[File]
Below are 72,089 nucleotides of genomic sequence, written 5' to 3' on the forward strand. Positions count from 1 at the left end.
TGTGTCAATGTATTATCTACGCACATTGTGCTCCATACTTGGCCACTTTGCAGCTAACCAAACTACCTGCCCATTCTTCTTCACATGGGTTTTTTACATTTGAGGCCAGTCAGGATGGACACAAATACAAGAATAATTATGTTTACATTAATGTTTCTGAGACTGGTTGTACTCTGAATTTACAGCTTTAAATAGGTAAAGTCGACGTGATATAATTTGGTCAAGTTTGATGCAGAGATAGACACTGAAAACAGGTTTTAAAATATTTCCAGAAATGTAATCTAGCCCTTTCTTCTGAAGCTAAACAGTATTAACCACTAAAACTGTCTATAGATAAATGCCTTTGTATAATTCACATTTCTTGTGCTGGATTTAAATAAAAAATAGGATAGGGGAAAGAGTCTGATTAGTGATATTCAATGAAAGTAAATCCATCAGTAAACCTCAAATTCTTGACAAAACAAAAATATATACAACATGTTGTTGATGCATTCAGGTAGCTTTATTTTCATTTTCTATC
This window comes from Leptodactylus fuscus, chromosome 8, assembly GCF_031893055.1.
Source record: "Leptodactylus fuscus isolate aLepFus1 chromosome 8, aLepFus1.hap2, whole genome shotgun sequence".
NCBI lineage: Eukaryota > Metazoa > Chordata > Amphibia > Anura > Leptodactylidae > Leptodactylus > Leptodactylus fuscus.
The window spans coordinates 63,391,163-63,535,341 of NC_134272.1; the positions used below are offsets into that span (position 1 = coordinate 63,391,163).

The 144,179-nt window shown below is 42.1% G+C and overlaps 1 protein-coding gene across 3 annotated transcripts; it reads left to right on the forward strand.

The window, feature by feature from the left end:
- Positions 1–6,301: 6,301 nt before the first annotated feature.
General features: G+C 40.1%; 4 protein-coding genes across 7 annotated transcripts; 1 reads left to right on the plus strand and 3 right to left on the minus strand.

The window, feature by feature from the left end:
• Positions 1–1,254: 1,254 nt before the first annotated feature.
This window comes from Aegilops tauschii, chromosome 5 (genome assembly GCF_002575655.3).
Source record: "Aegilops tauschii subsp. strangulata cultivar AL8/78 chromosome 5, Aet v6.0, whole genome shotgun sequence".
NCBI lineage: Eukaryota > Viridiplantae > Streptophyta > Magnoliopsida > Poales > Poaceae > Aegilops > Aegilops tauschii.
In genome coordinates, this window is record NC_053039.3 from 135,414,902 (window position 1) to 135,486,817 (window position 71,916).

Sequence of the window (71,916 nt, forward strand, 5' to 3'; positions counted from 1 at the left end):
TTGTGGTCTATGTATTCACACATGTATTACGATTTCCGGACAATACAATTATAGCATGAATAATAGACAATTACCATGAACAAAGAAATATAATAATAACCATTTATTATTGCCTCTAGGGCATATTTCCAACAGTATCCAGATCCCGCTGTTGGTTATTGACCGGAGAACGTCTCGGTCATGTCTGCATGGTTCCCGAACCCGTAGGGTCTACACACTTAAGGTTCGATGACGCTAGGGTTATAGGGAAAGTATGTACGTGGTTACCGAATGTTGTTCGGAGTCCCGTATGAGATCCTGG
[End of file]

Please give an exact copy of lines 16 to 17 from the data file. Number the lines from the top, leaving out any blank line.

In genome coordinates, this window is record NC_053039.3 from 135,414,902 (window position 1) to 135,486,817 (window position 71,916).

Sequence of the window (71,916 nt, forward strand, 5' to 3'; positions counted from 1 at the left end):